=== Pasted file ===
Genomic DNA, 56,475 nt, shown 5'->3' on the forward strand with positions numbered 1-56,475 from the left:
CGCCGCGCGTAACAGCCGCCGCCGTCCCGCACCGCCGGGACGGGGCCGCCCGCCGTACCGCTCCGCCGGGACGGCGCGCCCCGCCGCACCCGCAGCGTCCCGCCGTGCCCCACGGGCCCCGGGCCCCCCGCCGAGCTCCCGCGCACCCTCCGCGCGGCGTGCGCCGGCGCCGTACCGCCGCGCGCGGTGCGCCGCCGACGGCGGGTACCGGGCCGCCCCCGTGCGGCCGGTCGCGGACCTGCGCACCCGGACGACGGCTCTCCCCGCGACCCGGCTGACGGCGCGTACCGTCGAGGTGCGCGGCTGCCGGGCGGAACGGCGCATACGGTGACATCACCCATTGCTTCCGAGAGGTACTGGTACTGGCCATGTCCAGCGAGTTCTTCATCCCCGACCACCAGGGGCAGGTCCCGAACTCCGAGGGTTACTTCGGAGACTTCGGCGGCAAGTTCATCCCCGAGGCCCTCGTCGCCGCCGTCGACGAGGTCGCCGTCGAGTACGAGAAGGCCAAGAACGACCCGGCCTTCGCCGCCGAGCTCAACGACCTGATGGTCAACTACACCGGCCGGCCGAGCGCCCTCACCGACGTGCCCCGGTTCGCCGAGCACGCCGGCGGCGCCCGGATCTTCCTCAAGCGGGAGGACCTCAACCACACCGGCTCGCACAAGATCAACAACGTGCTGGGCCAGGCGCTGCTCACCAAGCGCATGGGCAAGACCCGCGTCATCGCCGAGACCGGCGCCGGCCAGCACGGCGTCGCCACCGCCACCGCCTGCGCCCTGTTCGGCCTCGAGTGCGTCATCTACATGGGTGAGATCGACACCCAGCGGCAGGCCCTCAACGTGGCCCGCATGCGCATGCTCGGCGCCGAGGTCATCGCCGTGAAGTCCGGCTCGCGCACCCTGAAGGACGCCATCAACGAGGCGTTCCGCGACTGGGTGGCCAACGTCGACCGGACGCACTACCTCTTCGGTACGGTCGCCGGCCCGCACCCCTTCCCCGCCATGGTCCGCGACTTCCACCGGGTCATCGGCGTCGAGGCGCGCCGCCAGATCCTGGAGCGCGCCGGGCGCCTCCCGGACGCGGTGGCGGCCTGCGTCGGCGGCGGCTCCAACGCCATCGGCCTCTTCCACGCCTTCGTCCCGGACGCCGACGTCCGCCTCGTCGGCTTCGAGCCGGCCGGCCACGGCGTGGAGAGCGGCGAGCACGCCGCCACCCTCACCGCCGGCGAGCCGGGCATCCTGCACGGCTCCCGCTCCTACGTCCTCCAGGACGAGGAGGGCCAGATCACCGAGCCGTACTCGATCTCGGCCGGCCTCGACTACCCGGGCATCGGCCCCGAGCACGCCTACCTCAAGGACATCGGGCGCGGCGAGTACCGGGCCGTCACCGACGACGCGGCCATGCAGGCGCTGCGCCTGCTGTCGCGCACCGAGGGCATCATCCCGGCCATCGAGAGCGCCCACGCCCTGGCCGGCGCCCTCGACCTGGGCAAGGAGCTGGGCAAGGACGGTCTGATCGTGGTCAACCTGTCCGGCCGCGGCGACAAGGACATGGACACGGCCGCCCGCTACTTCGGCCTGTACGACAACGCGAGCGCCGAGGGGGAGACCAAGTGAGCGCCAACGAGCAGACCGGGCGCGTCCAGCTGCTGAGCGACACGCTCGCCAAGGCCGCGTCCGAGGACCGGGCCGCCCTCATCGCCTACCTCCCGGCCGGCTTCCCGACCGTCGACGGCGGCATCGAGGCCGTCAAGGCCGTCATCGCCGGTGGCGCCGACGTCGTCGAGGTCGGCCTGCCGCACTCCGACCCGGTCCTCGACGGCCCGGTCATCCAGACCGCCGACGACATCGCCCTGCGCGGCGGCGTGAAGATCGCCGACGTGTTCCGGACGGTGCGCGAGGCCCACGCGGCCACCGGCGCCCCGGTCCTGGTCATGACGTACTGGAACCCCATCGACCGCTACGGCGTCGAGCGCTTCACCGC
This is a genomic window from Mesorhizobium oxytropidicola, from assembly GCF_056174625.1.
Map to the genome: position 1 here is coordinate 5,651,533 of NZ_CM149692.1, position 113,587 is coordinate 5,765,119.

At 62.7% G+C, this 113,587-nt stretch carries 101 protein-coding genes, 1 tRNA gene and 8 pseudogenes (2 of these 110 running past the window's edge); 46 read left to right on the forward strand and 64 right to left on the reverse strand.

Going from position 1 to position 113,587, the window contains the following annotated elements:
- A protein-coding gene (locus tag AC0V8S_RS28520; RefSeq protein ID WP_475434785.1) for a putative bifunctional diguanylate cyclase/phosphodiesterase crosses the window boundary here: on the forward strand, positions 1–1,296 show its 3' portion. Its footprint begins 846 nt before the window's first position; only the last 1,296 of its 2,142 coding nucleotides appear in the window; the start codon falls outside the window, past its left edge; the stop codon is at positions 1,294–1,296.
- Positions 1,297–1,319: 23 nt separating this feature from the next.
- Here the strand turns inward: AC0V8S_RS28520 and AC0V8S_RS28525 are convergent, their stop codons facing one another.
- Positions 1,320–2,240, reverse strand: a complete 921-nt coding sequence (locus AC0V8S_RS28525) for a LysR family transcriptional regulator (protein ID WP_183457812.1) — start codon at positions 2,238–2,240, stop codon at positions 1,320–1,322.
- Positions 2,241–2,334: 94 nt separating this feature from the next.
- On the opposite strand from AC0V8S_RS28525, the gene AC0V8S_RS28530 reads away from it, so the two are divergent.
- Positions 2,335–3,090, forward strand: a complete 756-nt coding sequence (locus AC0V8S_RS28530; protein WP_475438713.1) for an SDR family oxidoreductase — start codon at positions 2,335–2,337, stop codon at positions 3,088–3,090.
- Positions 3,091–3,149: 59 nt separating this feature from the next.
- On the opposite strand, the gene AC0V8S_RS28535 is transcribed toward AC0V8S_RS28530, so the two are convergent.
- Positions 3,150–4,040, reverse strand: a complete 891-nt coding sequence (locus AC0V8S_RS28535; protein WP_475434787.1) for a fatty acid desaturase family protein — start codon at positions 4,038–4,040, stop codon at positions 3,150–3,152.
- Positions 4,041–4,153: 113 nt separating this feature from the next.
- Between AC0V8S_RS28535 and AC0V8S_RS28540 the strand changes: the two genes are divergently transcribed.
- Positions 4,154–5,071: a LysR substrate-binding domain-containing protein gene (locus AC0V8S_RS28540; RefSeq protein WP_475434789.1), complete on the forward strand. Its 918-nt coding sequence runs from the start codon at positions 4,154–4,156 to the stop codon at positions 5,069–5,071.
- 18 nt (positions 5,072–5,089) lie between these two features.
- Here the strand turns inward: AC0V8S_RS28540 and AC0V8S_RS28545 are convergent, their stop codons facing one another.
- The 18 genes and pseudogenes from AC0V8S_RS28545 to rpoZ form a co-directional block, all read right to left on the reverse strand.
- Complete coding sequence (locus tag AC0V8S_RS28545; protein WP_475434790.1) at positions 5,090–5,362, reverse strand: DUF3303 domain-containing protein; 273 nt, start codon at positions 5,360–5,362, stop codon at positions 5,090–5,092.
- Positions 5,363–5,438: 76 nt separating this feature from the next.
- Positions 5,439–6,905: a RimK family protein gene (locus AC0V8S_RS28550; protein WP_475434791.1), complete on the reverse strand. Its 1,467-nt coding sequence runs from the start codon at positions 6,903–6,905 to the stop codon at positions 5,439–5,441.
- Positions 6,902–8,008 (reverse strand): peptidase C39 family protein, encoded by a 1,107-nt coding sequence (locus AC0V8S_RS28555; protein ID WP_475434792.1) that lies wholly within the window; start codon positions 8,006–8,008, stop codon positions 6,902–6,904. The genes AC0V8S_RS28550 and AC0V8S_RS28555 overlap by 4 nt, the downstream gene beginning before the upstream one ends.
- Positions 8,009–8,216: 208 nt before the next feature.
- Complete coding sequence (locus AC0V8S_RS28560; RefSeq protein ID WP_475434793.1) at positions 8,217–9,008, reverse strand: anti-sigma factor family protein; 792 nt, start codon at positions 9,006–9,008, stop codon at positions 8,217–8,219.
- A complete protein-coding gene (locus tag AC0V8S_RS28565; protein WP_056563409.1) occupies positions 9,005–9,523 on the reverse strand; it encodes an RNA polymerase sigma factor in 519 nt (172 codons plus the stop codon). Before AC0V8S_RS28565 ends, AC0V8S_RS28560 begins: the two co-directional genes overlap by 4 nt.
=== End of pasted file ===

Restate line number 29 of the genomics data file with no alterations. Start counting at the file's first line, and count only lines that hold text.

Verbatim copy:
- A complete protein-coding gene (locus tag AC0V8S_RS28565; protein WP_056563409.1) occupies positions 9,005–9,523 on the reverse strand; it encodes an RNA polymerase sigma factor in 519 nt (172 codons plus the stop codon). Before AC0V8S_RS28565 ends, AC0V8S_RS28560 begins: the two co-directional genes overlap by 4 nt.